Visual Perception Problems in Children with AD/HD, Autism and Other Learning Disabilities: A Guide for Parents and Professionals

Visual Perception Problems in Children with AD/HD, Autism and Other Learning Disabilities: A Guide for Parents and Professionals

Visual Perception Problems in Children with AD/HD, Autism and Other Learning Disabilities: A Guide for Parents and Professionals

Visual Perception Problems in Children with AD/HD, Autism and Other Learning Disabilities: A Guide for Parents and Professionals

Synopsis

This book provides a comprehensive overview of vision problems in children with developmental disabilities such as AD/HD, autism spectrum disorders, and specific learning disabilities. Written in a very accessible style, it is appropriate for parents and professionals alike and offers non-technical explanations of how vision difficulties are screened for and advice on where to seek appropriate professional care. Lisa Kurtz outlines a range of activities for strengthening children's functional vision and perceptual skills using simple, homemade materials that are readily available in the home or classroom. This is an excellent practical companion for parents of children with visual perception problems and the professionals who work with them.

Excerpt

Importance of vision to learning and development and the
purpose of the book

Vision is commonly described as a child's unique window to the world. More than any other sense, the gift of sight exposes a child to a multitude of experiences that are critical in shaping his or her learning and behavior. Vision is a dynamic process that is far more complex than just being able to see clearly when looking at a stationary object, such as an eye chart. Vision involves looking at multiple stimuli that are constantly changing in time and space, and then being able to interpret the meaning and importance of those stimuli. In order for vision to provide the child with meaningful information, the eyes and their related structures must see clearly, they must move and adjust focus on targets that move in space so that lighting and background are constantly changing, they must attend to relevant detail and ignore irrelevant detail, and they must transmit that information to the brain without distortion. Once this visual information reaches the brain, the brain must interpret or make sense of the information, a process referred to by several different terms, including visual perception, visual information processing, and visual cognition. For the purposes of this book, the term visual perception will be used to refer to the brain's interpretation of visual input. The quality of a child's vision and visual perception affects all aspects of a child's physical, intellectual, emotional, and social growth.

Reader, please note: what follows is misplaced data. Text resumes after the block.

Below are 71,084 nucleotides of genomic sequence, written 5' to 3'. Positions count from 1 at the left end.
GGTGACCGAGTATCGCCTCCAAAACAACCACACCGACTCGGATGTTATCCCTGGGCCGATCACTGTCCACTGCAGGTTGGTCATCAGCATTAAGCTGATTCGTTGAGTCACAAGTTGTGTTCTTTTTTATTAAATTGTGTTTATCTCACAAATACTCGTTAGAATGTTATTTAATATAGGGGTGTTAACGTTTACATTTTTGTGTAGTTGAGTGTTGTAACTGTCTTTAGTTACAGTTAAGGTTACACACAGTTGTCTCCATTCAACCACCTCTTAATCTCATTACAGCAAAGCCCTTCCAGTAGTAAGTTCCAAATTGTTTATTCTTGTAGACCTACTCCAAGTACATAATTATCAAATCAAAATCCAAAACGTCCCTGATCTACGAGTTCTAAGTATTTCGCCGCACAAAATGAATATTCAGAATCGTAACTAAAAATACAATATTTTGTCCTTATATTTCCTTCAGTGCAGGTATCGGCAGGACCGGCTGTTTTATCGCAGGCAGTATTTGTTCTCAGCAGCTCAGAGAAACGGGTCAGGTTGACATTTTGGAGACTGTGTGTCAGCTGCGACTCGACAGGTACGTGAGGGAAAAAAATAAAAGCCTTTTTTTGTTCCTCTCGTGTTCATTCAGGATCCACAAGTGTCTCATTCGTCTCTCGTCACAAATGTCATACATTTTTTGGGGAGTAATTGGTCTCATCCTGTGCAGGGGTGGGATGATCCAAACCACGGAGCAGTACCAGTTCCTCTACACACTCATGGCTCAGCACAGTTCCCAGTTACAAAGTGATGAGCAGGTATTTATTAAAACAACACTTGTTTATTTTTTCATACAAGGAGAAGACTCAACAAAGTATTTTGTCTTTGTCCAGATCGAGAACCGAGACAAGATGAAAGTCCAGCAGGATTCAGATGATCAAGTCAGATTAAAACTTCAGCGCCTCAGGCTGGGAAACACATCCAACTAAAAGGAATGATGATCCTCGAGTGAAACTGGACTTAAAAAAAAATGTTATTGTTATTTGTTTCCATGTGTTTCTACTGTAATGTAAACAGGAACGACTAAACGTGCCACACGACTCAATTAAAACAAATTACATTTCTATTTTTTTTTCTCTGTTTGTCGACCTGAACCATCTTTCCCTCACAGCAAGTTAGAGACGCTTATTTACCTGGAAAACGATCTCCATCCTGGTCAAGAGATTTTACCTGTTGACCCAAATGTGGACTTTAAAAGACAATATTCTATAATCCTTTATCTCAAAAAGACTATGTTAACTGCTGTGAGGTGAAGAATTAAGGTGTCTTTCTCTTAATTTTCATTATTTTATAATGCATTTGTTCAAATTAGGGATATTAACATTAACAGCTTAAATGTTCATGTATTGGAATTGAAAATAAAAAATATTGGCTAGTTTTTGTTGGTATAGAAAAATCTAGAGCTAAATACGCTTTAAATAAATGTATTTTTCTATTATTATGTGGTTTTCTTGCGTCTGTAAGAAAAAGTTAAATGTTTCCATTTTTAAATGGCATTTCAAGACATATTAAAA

Much has been written about the impact of blindness or serious vision difficulties in children, and how to help these children to learn optimally in a world that deprives them of critical sensory experiences. Less has been written about children who see clearly, but have more subtle vision difficulties that impact . . .

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